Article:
Our Opinion: City budget change for the better

Despite trepidation among some elected officials, we agree with plans to post the Jefferson City administrator’s proposed budget.

Although consensus exists that the administrator’s proposal is a public document, past practice has kept it close to the mayor’s vest until revealed publicly to the City Council.

This year, Administrator Nathan Nickolaus intends to post his budget proposal online in mid–May, according to interim Finance Director Bill Betts.

The mayor typically unveils a proposed budget in late June or July, and the council must act before the fiscal year begins on Nov. 1.

Second Ward Councilman and Finance Committee Chairman Shawn Schulte fears the change “might create some false expectations, either positively or negatively.”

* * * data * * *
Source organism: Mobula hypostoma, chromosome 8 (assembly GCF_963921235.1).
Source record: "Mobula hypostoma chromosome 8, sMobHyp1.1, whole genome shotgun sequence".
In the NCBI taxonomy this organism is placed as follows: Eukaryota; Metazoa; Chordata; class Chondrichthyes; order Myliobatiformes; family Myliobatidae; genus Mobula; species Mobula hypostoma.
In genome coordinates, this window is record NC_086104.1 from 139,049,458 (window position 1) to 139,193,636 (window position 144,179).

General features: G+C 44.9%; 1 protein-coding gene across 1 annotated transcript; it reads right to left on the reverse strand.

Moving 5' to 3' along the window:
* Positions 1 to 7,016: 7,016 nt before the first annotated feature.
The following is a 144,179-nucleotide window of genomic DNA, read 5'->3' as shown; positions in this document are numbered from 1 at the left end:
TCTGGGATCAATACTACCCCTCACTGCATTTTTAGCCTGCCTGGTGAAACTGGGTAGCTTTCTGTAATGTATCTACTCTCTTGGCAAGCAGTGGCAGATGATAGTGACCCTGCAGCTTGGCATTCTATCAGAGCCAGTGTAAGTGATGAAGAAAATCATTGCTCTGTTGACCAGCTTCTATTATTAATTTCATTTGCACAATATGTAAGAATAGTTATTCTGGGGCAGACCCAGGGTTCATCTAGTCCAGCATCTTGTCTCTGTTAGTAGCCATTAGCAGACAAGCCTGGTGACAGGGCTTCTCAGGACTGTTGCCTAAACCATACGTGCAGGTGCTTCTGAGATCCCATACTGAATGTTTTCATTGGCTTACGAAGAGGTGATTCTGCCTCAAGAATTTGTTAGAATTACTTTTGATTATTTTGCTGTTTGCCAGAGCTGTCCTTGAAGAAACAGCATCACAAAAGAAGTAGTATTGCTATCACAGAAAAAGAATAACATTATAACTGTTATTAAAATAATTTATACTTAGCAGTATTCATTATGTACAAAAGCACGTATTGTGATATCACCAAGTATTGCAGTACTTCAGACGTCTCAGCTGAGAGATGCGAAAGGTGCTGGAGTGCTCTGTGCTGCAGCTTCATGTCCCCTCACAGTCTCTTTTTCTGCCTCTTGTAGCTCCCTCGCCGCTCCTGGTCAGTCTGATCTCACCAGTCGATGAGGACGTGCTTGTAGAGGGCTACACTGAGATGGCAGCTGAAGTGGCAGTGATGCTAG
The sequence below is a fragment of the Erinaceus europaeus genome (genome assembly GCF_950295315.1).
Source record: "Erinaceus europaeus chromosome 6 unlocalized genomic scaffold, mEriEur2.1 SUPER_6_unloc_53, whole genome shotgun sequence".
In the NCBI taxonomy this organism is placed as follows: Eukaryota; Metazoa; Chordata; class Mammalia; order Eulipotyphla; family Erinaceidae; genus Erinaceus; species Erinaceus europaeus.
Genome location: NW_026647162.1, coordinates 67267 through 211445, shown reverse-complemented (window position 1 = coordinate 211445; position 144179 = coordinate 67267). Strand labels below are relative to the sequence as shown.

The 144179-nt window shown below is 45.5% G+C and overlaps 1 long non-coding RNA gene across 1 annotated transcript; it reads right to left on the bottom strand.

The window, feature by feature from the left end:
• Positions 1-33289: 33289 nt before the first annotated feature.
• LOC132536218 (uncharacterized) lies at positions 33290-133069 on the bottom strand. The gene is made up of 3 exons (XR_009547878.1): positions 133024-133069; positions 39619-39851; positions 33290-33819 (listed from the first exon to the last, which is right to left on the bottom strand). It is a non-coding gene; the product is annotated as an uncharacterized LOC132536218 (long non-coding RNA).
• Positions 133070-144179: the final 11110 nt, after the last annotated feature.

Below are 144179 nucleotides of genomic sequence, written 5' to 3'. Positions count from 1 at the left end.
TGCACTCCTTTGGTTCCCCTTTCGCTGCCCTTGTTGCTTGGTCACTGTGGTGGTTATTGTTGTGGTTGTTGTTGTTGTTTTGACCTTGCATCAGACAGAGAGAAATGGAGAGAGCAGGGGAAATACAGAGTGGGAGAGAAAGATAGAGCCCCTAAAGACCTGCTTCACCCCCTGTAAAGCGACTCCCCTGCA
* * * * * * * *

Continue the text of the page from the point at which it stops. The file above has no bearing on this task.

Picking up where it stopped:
We do not share those fears.

Full disclosure of city budget plans deserves to be commended, not criticized.

Proposed action – whether by an elected or appointed government official – creates expectations, which are nothing more than reactions among residents.

Discussion and debate about those expectations helps, rather than hinders, policy decisions.

City officials, as we have noted, absorbed a public pummeling concerning a $1.68 million budget shortfall revealed earlier this year.

And, in this forum last week, we piled on with criticism of funding reallocation by staff without disclosing the action to all council members, including Schulte.

We perceive the administrator’s early public disclosure of the budget proposal as a change for the better.

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